Receiving the additional CDBG funds in addition to Front Royal ($700,000) were the Town of Narrows ($699,346) and the Counties of Scott ($250,000) and Amherst ($500,000). Awarding of the State CDBG funds mandates a matching investment, if not precisely 50/50 close to it, by the municipality to achieve its redevelopment proposal.
The Town’s original application sought one-million dollars from the State under a special exception of need. The projects cited in that application included six focused on downtown. The first of those sought exterior improvements to privately owned business properties in the Downtown Historic Business District:
· Façade improvements, $365,000 State/$350,000 Town;
The other five downtown projects cited physical improvements to publicly owned Town property, including:
· Physical improvements, public restrooms and drinking fountains, to the Town Gazebo area, $125,000 State/$26,180 Town;
· Multi-purpose Open Air Gathering Space, Gazebo area, $137,500 State/$114,500 Town;
· Sidewalk and streetlight upgrades on East Main Street, $25,000 State/$13,500 Town;
· Improvement to Jackson Street parking and side street and alley enhancements, $40,000 State/$16,500 Town.
· A sixth project, the Royal Shenandoah Greenway tied to the Criser Road Trail Link, was proposed at no cost to the State, with all $400,000 funded by the Town.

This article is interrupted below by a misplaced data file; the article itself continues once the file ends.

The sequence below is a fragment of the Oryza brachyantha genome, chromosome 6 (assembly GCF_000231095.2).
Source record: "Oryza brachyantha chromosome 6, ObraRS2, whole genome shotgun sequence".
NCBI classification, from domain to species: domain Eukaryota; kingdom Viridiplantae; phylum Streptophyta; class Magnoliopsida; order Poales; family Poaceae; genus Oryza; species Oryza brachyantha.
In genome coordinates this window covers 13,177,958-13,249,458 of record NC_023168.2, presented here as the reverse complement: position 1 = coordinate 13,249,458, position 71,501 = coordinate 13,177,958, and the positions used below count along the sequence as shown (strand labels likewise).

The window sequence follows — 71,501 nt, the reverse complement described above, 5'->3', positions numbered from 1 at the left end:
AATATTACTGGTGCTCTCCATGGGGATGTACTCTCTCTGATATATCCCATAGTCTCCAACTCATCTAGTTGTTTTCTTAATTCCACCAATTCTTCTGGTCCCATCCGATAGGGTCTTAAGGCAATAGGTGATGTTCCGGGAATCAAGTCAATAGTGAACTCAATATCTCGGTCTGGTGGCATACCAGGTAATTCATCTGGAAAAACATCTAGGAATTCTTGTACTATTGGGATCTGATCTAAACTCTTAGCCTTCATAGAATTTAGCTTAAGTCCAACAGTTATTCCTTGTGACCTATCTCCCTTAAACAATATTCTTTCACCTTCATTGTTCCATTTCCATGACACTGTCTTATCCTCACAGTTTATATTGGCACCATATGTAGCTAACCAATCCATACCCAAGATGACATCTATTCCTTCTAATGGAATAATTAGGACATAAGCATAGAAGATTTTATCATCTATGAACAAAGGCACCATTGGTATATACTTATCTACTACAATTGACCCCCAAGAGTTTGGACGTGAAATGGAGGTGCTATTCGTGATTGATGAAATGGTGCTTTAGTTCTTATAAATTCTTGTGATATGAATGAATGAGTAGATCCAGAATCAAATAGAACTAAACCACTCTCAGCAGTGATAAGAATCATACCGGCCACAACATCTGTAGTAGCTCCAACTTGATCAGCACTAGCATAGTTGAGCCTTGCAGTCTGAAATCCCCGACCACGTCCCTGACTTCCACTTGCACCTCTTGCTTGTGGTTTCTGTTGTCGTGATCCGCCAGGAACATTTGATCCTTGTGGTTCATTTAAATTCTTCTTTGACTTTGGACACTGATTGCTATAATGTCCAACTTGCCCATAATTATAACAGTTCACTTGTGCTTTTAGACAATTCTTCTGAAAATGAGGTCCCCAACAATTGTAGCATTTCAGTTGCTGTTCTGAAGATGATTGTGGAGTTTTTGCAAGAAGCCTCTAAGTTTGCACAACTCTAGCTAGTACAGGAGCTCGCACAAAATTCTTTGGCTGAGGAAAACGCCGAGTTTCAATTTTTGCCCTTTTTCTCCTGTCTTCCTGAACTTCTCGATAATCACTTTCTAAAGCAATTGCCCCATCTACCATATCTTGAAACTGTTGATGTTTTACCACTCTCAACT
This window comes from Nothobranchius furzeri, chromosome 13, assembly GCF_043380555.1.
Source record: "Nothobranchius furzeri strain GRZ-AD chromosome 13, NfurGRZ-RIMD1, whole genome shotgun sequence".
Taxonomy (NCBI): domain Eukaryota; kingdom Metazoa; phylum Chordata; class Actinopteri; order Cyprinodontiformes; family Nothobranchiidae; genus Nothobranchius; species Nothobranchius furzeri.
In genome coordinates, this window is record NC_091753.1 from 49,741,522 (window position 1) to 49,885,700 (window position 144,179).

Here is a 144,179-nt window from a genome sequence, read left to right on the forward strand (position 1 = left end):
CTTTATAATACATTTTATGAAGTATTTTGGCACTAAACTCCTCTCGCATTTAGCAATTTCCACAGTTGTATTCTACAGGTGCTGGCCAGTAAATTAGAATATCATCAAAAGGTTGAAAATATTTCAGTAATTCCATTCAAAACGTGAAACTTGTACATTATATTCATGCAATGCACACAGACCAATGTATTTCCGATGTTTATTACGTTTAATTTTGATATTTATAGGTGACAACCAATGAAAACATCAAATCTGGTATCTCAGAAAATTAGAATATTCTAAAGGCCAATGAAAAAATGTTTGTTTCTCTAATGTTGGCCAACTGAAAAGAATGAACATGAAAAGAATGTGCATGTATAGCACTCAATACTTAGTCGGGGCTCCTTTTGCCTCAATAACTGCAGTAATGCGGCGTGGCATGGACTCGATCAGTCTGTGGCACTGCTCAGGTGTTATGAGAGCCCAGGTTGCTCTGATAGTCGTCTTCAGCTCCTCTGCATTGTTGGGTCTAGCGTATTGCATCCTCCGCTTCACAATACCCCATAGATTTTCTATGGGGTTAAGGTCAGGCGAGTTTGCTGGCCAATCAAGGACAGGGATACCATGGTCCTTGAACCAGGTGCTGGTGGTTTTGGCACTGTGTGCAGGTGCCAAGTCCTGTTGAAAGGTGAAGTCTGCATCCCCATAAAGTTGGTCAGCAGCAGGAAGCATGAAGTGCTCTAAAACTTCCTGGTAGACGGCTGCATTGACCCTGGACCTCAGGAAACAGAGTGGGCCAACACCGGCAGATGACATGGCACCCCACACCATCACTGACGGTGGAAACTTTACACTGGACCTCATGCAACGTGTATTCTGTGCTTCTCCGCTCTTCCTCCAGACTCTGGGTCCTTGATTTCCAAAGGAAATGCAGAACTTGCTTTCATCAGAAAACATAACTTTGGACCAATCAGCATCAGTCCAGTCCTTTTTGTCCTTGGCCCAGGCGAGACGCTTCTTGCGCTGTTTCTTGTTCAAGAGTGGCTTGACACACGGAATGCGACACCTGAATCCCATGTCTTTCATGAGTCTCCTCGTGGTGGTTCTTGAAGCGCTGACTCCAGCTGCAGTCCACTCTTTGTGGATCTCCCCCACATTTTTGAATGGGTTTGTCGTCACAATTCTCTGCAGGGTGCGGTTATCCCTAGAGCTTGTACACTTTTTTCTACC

So, including the Greenway project funded in total by the Town ($400,000) and the façade improvements for private businesses ($735,000 total State and Town), the total amount of funding proposed for Public Improvements in the original million-dollar funding application was $898,180, with $327,500 from the State and $570,680 funded by the Town.
Other costs included:
· Administrative ($87,350 total – $79,800 State/$7,550 Town);
· Signage ($190,500 total – $156,000 State/$34,500 Town);
· and Branding & Marketing ($74,900 total – $51,700 State/$23,200 town.
If you glazed over by ALL those NUMBERS, the grand total of the originally-submitted Town of Front Royal CDBG application was $1,985,930, with $1,000,000 even coming from the State and remaining $985,930 funded by the Town.
Hart told Royal Examiner on Monday, January 8, that the Towns’ Project Management Team for the grant will have to reappraise its priorities to determine how the $300,000 reduction in State funding will impact the revitalization plan.
As stated by Town Planning Director Jeremy Camp during a Monday night council meeting power point presentation on the CDBG program and the Town’s most recent visioning statement related to the grant application, communities receiving CDBG funds have two years to complete their redevelopment project utilizing the State money. As for potential cuts to the plan, Camp pointed to a pavilion included as part of the Gazebo
area public improvements as a “large-ticket” item cost-wise that might be a prime candidate to be deferred five or so years into the future.
Then there are old favorites like Royal Cinemas and not-quite-as-old Brooklyn’s Marketplace under the tree next door. Will there be façade improvement money coming all these new and old business’s way?